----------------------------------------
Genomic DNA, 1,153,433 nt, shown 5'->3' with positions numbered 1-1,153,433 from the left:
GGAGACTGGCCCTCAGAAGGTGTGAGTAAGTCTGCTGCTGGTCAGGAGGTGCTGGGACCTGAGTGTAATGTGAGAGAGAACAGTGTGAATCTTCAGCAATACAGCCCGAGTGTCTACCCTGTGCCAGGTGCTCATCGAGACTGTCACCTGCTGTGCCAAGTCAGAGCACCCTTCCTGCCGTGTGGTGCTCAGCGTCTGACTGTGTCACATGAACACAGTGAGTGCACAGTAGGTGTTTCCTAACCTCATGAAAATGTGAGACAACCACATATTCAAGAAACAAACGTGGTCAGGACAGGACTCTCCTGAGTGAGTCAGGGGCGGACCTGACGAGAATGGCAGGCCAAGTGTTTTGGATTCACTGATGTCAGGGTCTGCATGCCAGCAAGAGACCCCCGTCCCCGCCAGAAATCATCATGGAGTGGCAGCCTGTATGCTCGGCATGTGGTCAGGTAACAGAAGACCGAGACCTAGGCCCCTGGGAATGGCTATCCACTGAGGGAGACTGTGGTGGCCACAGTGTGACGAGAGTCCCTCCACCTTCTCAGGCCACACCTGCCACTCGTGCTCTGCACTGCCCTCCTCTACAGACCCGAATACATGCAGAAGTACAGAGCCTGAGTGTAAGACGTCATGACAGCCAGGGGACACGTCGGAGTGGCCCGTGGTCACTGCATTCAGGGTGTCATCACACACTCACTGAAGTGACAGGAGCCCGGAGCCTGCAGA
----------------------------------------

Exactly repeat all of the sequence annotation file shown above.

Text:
Genomic DNA, 1,153,433 nt, shown 5'->3' with positions numbered 1-1,153,433 from the left:
GGAGACTGGCCCTCAGAAGGTGTGAGTAAGTCTGCTGCTGGTCAGGAGGTGCTGGGACCTGAGTGTAATGTGAGAGAGAACAGTGTGAATCTTCAGCAATACAGCCCGAGTGTCTACCCTGTGCCAGGTGCTCATCGAGACTGTCACCTGCTGTGCCAAGTCAGAGCACCCTTCCTGCCGTGTGGTGCTCAGCGTCTGACTGTGTCACATGAACACAGTGAGTGCACAGTAGGTGTTTCCTAACCTCATGAAAATGTGAGACAACCACATATTCAAGAAACAAACGTGGTCAGGACAGGACTCTCCTGAGTGAGTCAGGGGCGGACCTGACGAGAATGGCAGGCCAAGTGTTTTGGATTCACTGATGTCAGGGTCTGCATGCCAGCAAGAGACCCCCGTCCCCGCCAGAAATCATCATGGAGTGGCAGCCTGTATGCTCGGCATGTGGTCAGGTAACAGAAGACCGAGACCTAGGCCCCTGGGAATGGCTATCCACTGAGGGAGACTGTGGTGGCCACAGTGTGACGAGAGTCCCTCCACCTTCTCAGGCCACACCTGCCACTCGTGCTCTGCACTGCCCTCCTCTACAGACCCGAATACATGCAGAAGTACAGAGCCTGAGTGTAAGACGTCATGACAGCCAGGGGACACGTCGGAGTGGCCCGTGGTCACTGCATTCAGGGTGTCATCACACACTCACTGAAGTGACAGGAGCCCGGAGCCTGCAGA